This is a simple 5-asset class portfolio with each individual component being bought when it crosses its respective trendline to the upside. Each component is being sold once it crosses its trend lines to the downside again, according to the author’s rules.

I have made 3 adjustments:

1. I apply a 39-week Simple Moving Average (SMA) to generate the Buys, while the authors use a 45-week SMA.

2. As mentioned in the blog post, I prefer using my trailing sell stop discipline for my exit strategy.

3. Personally. I favor using BND (as opposed to IEF) as my bond component, since it has shown more stabilty in the past.

Last week, the Ivy portfolio was up YTD +1.75% vs. +1.74% as of today.


7. The ETF Equivalent of PRPFX

As posted recently, I have created and backtested the ETF equivalent, which clients of mine own as well, of my favorite mutual fund, PRPFX, which is a core holding in my #1 Portfolio. If you missed it, you can read the announcement here.

Take a look at the combination of ETFs:

In the current market environment, where just about all equity indexes have lost, this portfolio has bucked the trend and produced a remarkable result. While this is only one moment in time, and there are no guarantees that this will continue, we need to work here too with a trailing sell stop discipline to guard against excessive downside risk.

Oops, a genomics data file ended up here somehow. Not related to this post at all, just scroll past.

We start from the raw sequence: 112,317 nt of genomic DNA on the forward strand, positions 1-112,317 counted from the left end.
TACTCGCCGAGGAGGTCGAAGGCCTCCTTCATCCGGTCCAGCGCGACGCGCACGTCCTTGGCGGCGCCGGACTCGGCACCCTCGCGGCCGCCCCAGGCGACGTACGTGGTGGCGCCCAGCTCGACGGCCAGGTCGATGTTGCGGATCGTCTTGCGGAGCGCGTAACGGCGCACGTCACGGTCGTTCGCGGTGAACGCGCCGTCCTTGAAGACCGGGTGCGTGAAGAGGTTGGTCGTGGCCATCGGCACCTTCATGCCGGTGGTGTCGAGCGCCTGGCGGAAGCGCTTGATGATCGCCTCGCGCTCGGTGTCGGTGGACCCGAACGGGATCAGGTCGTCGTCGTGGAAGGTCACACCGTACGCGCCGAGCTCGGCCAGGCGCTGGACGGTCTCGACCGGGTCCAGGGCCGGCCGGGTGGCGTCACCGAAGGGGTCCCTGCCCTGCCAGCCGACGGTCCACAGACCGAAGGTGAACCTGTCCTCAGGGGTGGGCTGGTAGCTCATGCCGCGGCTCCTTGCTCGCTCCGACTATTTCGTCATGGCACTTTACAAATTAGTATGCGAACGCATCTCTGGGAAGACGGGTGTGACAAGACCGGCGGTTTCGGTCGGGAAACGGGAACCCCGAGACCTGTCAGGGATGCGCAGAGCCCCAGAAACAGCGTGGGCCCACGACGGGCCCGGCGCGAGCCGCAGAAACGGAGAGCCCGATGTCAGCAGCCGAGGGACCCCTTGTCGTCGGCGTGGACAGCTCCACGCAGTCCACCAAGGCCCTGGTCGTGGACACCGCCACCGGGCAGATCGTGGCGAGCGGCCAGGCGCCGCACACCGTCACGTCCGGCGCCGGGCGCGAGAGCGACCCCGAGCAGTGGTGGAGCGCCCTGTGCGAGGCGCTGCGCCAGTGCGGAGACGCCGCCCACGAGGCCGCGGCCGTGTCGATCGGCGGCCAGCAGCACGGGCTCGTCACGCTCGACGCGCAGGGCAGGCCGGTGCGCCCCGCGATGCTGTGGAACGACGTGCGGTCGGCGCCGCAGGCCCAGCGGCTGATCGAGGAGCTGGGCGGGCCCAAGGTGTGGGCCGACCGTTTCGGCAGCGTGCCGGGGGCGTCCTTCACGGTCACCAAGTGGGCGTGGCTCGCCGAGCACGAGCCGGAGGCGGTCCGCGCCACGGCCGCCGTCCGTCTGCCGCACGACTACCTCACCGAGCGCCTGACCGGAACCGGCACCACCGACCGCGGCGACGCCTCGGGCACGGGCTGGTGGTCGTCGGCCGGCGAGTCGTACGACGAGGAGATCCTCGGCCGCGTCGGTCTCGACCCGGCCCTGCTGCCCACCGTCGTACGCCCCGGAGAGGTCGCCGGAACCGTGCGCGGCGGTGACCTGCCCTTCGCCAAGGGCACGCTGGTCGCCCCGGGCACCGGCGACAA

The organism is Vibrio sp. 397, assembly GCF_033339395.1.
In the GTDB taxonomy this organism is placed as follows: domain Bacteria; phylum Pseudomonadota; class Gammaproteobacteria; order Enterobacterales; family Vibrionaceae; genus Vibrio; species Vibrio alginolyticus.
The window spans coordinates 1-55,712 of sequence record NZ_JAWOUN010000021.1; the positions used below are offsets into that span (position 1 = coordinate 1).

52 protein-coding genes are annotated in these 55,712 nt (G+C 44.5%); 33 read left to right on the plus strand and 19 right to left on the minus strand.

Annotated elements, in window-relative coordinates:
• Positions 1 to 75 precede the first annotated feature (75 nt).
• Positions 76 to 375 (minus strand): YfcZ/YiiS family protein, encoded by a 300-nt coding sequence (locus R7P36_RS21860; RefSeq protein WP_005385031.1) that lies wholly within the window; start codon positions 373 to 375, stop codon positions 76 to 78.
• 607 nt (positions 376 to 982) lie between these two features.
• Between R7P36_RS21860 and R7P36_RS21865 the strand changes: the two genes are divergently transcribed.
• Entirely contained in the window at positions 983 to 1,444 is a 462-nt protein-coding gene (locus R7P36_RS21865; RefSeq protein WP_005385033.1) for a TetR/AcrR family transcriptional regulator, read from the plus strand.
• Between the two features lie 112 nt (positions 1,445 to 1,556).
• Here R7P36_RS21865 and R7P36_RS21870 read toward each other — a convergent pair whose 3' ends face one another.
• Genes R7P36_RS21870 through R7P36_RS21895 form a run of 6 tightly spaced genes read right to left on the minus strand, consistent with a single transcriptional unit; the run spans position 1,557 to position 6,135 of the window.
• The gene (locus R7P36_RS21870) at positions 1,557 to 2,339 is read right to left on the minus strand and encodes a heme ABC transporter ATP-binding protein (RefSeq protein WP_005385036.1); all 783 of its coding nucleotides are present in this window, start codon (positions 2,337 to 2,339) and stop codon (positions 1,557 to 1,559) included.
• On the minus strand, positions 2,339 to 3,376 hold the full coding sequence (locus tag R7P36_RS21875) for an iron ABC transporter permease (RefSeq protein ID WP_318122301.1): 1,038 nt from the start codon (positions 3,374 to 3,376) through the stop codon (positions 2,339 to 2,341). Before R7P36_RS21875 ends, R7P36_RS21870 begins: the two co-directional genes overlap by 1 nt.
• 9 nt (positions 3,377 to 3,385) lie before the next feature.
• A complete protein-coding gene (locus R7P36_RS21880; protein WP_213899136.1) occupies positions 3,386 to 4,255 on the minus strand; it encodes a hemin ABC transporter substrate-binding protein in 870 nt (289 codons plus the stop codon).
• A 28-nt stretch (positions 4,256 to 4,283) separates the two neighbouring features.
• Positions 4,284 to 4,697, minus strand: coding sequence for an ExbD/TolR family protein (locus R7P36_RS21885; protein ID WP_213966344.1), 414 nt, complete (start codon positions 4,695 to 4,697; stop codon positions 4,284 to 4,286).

Since these 8 ETFs represent only one fund, namely PRPFX, we need to apply a different exit stratgey. For that purpose, I will not track the high points made for each ETF, as with the other 6 models, but measure my drop from the high point this entire portfolio has made. Currently, it is up by +11.72% YTD.

(ETF trading costs are not included in these portfolios demonstrations.)

To repeat, the key to selecting a portfolio from the above list is not just performance. Personally, I’d rather lag a little on the upside but have some assurance that I will also lag when the downside comes into play.

This will help you to sidestep whipsaw signals on occasion, which are caused by temporary market pullbacks followed by a subsequent resumption of the previous up trend.

The reason that these portfolio have held up far better than the S&P 500 is the fact that we no longer have volatile positions due to those having been stopped out. Therefore, we are in a higher cash/hedged position as well, which will change once bullish tendencies return.

I will update these portfolios every Wednesday and inform you via email that the updated versions have been posted.

Quick Reference:

8/24/11 Model Portfolio

8/17/11 Model Portfolio

8/10/11 Model Portfolio

8/3/11 Model Portfolio

7/27/11 Model Portfolio

7/20/11 Model Portfolio

7/13/11 Model Portfolio

7/6/11 Model Portfolio

6/29/11 Model Portfolio

6/22/11 Model Portfolio

6/15/11 Model Portfolio

6/8/11 Model Portfolio

6/1/11 Model Portfolio

5/25/11 Model Portfolio

5/18/2011 Model Portfolio

5/11/2011 Model Portfolio

5/3/2011 Model Portfolio

4/26/2011 Model Portfolio

4/20/2011 Model Portfolio

4/13/2011 Model Portfolio

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Comments 2

  1. Ulli – if your tracking index signals a new BUY, would it be appropriate to take positions in the ETF’s that have been stopped out in each portfolio?
    Thank you keeping these portfolios updated.

  2. Weems,

    You could, but remember, that a new domestic Buy applies only to domestic funds/ETFs. Sector and country funds/ETFs run on their own cycles and need to be evaluated with their respective momentum numbers.